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High-quality internal training programs not only give people the skills they need, but also send the clear message that you care about people's career development and are willing to invest in them as individuals. According to one group leader, "It is the quality of the client assignments and the quality of the people in our team that often tips the balance between whether a person stays or leaves."

This leader reports that his group holds a special meeting on the very first morning of the lateral's arrival at the office. This gives the entire group a chance to strategize with the newcomer about which of their existing client matters the newcomer will get involved in, and which of the firm's clients might benefit from an introduction to the new person. Any discussion as to which of the lateral's clients could be cross-sold is held in abeyance until this new person develops some sense of trust from having become integrated into the work with existing clients of the group.

Sometimes new hires bring experience that can be immediately applied. Don't wait. Include them in the group's joint marketing projects or in the delivery of substantive internal training efforts, if they have the interest. Their experiences in a different environment and with different clients can often provide a shot of new energy for your team.

Experiencing an early success helps newcomers establish their own confidence and place in the firm and gives their co-workers confidence in them.


Orientation systems that steep newcomers in the personalities and culture of their new group build career-long relationships that support success in their new environment. Think bonding. Think teamwork.

Who will take responsibility for organizing lunches and dinners for the new lateral hire? Don't leave it to individual initiative. Someone (preferably the group leader) should take it upon herself to create regular social occasions for the new person to develop personal as well as professional ties with your team members.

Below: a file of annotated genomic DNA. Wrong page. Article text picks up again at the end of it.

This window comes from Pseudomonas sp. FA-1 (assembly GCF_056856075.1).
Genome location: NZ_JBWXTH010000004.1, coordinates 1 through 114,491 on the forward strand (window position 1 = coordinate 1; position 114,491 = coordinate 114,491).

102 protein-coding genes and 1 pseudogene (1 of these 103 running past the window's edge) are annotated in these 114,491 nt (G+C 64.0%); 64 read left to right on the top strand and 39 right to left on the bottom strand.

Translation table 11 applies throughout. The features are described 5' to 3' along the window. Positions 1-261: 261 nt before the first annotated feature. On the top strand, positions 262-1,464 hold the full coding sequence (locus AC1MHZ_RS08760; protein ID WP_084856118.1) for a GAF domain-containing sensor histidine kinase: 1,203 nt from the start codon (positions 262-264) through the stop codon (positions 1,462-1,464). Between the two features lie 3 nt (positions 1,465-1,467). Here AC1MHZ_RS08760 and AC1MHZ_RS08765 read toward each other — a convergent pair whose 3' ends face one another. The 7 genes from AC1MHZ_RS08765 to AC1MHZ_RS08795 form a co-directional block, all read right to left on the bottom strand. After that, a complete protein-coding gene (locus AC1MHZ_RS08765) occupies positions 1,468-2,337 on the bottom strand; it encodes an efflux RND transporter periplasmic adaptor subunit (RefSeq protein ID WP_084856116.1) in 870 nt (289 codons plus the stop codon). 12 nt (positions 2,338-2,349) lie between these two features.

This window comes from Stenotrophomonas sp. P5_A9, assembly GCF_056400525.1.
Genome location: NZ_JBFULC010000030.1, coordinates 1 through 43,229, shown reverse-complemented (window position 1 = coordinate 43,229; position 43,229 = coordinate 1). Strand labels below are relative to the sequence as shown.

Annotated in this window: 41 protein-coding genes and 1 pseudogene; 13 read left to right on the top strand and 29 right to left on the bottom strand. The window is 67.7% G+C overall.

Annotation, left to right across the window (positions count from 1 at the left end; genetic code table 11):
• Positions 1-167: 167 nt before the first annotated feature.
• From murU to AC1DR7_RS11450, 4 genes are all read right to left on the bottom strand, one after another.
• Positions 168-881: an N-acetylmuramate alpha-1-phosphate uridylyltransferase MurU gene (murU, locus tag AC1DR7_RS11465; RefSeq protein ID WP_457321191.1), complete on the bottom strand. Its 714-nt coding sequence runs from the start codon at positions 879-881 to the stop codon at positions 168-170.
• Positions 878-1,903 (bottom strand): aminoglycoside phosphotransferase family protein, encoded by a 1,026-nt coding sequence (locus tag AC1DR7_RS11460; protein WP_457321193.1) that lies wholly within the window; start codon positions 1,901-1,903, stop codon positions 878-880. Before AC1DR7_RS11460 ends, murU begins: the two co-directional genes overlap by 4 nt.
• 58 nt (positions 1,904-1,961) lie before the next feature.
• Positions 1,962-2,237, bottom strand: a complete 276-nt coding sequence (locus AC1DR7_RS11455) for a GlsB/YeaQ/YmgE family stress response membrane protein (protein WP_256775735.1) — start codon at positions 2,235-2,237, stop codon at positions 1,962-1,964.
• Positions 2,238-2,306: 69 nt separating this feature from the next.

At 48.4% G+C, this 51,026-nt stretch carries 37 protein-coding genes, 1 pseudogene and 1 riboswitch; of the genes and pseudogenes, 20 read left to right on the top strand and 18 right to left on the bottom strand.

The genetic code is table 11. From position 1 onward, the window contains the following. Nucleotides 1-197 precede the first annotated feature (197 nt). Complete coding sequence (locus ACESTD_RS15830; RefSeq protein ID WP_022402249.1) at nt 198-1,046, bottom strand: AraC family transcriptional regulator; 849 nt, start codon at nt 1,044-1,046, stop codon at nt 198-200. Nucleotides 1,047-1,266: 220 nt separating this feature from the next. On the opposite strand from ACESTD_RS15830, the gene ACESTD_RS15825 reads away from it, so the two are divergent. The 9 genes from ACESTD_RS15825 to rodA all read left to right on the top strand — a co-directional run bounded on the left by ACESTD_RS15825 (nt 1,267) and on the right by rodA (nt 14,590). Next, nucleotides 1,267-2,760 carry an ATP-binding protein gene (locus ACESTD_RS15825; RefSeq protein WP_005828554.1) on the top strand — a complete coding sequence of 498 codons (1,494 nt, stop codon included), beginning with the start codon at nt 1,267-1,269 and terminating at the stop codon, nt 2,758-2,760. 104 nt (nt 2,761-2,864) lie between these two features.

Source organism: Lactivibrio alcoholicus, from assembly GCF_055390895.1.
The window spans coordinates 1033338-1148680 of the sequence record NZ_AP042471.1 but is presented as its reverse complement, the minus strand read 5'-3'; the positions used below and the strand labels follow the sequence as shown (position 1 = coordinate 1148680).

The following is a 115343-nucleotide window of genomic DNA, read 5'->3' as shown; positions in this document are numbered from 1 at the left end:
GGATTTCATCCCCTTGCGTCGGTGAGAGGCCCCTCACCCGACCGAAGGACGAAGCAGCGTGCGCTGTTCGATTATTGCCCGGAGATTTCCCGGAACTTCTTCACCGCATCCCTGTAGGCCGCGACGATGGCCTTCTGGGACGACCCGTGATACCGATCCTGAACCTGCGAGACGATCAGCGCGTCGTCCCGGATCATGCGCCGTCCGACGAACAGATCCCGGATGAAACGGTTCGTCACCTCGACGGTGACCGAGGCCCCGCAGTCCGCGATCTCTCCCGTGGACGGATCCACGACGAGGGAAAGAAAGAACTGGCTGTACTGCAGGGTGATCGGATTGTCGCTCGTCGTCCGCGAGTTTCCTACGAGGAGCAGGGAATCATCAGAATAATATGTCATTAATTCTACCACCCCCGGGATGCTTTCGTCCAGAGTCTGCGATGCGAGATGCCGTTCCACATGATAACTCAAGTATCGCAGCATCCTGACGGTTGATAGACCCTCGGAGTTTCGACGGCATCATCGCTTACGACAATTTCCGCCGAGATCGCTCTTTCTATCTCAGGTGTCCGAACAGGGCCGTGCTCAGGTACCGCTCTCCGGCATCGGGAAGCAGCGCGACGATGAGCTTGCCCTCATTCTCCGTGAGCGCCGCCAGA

Those groups that take internal communications seriously tend to do a far better job of retention. One group conducts an annual internal survey of its people (including junior people and support staff) to give them a voice and let them share their feelings, offer constructive ideas, or vent concerns. The results are shared with absolutely everyone.

The group leader conducts a two-way feedback process to assess the results, celebrate strengths, and get constructive suggestions for remedial action. He reports that the real value of the survey is that because it is annual it allows the group to monitor their progress. Surveys can be used to promote constructive change.

Is your group lucky enough to have a group leader with a dose of infectious enthusiasm? One midwestern group leader begins each week with a "good-morning" voice-mail message, broadcast to the entire group, introducing new people, announcing special achievements, and discussing client news and developments. E-mail and internal newsletters are full of wonderful cultural tips for the new arrival (and are a great "refresher" tool for everyone else).

It's Your Investment to Manage

If you believe that what your group earns its living from is talent and skill, then making people want to stay is a very good business strategy. It makes sense to bring in good people, help them succeed, and invest some time in making them part of the fabric of the group. Too often, when a new person fails to make it in a group, it's because the group failed the person.

Newcomers deserve your support. It only works to your advantage to have them settled in and thriving as soon as possible. Help them understand how they can best contribute to your group's success and then make sure everyone is contributing to theirs. It only makes sense, having made the initial investment, that you work hard to guard the long-term success of this, your greatest strategic asset.

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From FIRST AMONG EQUALS by Patrick J. McKenna and David H. Maister. © 1997-20062002 by Patrick J. McKenna and David H. Maister. Reprinted by permission of The Free Press, a division of Simon & Schuster, Inc., New York. For more information, visit

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